Onleilove:        The fact of the matter is, when the Bible was being written by scribes, the people in the Middle East today are not necessarily the people that were in the Middle East 4,000 years ago. There have been invasions. When the Greeks took over Egypt, they were pushing inter-marriage and discouraging Egyptians from marrying each other. Many of the people in Sudan, which was known as Nubia, were the ancient Egyptians that got pushed out. Even this bust of Nefertiti that has come out, that’s fabricated. We can’t go by who we see in a place today. That’s like saying you and I are Native Americans. We’re not.

Stephanie:       Right.

Onleilove:        Just because we’re living here now, that’s not who lived here 4,000 years ago. These are the things that we really need to pay attention to if we want to do liberation theology, if we really want to decolonialize our faith. We talk about all of this, but then we still hold the same image. Even in professor Christian circles we still have the same image of the people in the Bible. It’s funny because a lot of my knowledge about lost tribes of Israel and Africa came from Jewish organizations that are dedicated to these people, like Kulanu, Jewish Voice, many organizations that they know about the society for the study of African jewelry is an academic association for academics that focus on Jews in Africa, that have been publishing books, who have been doing research, like Professor Derek Lane, who’s German and I don’t even think religious. He’s just reporting the history of various tribes in West Africa. They’re saying where they migrated from.

Onleilove:        Why within Christianity are we so hesitant … [inaudible 00:18:35] this information but I can name white Jewish people who know the Igbos, who the Igbos are. But if you say it to many white Christians they’ll say, “Oh no.” Is that because we’ve separated Christianity from the Hebrew roots? We don’t even think of Jesus or Yashua as a Jewish man. I don’t know what we … He never practiced Christianity. In the early church, the early believers still went to synagogue on Saturday. These are some of the items I discovered. I was invited to Ghana, this providence I was talking about my research into African Jews and my old colleague from PICO, Rabbi Margie Kline, she leans over and she starts talking. In my mind I’m like, “How this white Jewish grandma know so much stuff?”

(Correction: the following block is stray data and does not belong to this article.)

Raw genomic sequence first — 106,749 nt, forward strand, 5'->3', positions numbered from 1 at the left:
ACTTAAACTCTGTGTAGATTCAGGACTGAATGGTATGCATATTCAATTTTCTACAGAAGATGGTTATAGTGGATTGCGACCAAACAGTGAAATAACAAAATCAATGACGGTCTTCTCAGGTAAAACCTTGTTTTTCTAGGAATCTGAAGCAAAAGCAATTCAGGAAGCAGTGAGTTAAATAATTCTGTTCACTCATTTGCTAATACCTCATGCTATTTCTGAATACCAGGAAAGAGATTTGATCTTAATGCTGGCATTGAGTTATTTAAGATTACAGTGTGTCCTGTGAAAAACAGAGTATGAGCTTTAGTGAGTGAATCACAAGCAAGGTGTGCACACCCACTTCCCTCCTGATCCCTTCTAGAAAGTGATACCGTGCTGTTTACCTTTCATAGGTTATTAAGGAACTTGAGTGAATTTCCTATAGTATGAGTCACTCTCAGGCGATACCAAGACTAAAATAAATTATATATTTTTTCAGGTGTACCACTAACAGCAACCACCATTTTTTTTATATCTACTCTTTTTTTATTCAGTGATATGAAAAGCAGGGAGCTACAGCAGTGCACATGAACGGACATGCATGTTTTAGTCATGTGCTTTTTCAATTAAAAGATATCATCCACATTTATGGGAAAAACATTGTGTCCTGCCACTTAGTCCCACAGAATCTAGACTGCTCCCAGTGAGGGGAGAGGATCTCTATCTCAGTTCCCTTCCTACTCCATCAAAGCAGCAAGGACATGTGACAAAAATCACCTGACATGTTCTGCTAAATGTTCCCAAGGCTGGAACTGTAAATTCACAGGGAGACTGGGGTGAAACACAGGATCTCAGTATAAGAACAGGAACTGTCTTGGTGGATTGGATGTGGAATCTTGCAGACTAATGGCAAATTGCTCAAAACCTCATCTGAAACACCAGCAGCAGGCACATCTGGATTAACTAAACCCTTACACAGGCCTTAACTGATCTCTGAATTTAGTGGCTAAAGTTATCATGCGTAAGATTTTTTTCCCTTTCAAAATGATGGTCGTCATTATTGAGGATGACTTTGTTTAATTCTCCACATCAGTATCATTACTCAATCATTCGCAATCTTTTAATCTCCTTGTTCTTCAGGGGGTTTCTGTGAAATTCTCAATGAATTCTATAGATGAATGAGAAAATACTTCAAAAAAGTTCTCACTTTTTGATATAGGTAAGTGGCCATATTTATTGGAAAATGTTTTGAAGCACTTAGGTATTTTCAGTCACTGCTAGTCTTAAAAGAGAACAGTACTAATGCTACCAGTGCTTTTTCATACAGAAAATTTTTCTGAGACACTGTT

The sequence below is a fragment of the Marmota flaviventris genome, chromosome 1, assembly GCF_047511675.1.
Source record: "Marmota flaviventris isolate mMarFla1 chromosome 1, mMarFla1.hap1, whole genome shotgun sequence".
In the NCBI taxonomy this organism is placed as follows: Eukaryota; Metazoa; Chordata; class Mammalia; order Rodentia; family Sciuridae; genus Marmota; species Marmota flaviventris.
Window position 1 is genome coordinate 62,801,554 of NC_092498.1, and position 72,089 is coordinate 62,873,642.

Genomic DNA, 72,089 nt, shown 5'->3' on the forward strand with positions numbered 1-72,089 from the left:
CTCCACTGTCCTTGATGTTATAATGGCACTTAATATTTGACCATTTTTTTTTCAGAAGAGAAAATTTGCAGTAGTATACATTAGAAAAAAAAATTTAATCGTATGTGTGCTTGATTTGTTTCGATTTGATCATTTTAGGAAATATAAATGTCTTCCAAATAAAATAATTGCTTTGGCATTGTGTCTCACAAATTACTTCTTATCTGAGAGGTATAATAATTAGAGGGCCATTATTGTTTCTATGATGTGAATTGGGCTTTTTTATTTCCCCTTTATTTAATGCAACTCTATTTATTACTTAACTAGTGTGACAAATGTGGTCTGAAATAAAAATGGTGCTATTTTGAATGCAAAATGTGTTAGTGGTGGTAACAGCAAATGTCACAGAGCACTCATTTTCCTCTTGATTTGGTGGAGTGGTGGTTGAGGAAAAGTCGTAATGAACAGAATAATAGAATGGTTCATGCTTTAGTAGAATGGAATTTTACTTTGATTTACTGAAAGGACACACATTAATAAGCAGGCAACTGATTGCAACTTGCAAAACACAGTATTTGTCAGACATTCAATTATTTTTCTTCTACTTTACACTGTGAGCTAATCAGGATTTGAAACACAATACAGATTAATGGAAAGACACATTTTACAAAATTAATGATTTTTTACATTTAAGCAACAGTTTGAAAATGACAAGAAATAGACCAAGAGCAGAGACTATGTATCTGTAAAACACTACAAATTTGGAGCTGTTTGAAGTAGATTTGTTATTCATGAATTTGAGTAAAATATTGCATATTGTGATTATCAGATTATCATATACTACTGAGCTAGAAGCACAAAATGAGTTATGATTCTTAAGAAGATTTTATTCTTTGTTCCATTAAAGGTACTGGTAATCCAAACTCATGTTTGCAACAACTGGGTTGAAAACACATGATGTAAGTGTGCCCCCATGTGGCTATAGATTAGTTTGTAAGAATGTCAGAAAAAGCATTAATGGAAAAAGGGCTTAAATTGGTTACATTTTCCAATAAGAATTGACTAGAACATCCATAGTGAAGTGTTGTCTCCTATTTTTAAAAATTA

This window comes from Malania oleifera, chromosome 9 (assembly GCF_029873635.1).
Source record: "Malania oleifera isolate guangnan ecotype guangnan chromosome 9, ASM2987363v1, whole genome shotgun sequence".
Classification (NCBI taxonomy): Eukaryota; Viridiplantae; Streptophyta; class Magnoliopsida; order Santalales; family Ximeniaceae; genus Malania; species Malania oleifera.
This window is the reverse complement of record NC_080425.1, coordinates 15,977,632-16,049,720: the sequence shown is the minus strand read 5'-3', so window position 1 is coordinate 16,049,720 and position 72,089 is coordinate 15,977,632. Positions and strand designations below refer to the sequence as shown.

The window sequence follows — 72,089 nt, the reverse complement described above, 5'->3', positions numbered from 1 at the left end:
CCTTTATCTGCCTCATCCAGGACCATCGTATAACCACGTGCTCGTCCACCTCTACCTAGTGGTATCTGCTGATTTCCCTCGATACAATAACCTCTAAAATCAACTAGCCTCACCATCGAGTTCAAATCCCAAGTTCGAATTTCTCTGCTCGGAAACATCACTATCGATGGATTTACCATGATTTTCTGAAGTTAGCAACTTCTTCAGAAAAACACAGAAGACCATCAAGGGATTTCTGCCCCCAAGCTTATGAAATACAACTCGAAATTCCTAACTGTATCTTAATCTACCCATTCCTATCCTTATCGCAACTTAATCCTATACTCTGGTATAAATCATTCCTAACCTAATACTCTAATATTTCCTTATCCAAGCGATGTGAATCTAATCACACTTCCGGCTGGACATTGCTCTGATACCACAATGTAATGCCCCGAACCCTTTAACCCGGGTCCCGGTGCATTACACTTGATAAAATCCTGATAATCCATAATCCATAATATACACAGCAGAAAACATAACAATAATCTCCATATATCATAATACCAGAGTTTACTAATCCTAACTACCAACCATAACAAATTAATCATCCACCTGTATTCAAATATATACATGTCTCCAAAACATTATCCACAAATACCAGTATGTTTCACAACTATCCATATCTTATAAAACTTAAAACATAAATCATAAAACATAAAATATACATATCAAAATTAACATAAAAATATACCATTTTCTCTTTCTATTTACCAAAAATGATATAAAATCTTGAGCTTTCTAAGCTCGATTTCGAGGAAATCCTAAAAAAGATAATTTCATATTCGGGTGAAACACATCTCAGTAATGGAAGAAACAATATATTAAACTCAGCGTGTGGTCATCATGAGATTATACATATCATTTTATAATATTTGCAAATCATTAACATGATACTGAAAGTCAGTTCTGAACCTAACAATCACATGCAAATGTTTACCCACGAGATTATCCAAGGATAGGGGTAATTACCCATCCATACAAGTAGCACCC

Onleilove:        She reveals that her mom, Harriet Bogart leads Kulanu, which was a website that has so much documentation about African Jews. I was using Kulanu on my research and I said, “Your mom is my hero.” She sets me up with a meeting with her mom, who used to be an organizer, and who is now dedicating her life to disconnected Jewish communities in Africa, Asia, Latin America. Her mom, being an organizer, organizes me to volunteer with the Ghana Sefwi Jews, and then I get to go on a trip to Ghana and we stop and we visit the community. It was the first time an African American delegation visited them. They prayed for us in their synagogue before we went to the slave castles. They live by the Torah.

Onleilove:        When they migrated to Ghana many centuries ago, there was religious freedom. We talk about interfaith dialogue, but what I noticed as a black faith leader is interfaith dialogue usually meant me as a black person entering an interface dialogue with white faith leaders. What does it look like for a black Christian, a black Jew, a black Muslim, and a black person who practices the Yoruba religion to dialogue together interfaith? They practiced their faith with no problem for many centuries, and then when slavery and colonialism happened then they started to get persecuted. Now today, even some of their own [inaudible 00:21:13] people oppress them.

Onleilove:        They are the subject of a documentary, Doing Jewish: A Story from Ghana, which you learn more about their traditions, you learn more about their migration route. But they have many millennial leaders now that are standing up. One of their elders pointed to me and she said in their language, “She needs to come back to teach women’s empowerment.” They didn’t even know what I did for a living. I said, “Oh boy, I got to come back now.” This fall I was also invited to Nigeria by Igbo Hebrew leaders to teach at many of the synagogues, to teach the women and to also come back. My mother’s family was taken from Nigeria, so it was a very impactful trip, but I was able to do Shabbat with them and see how they worship.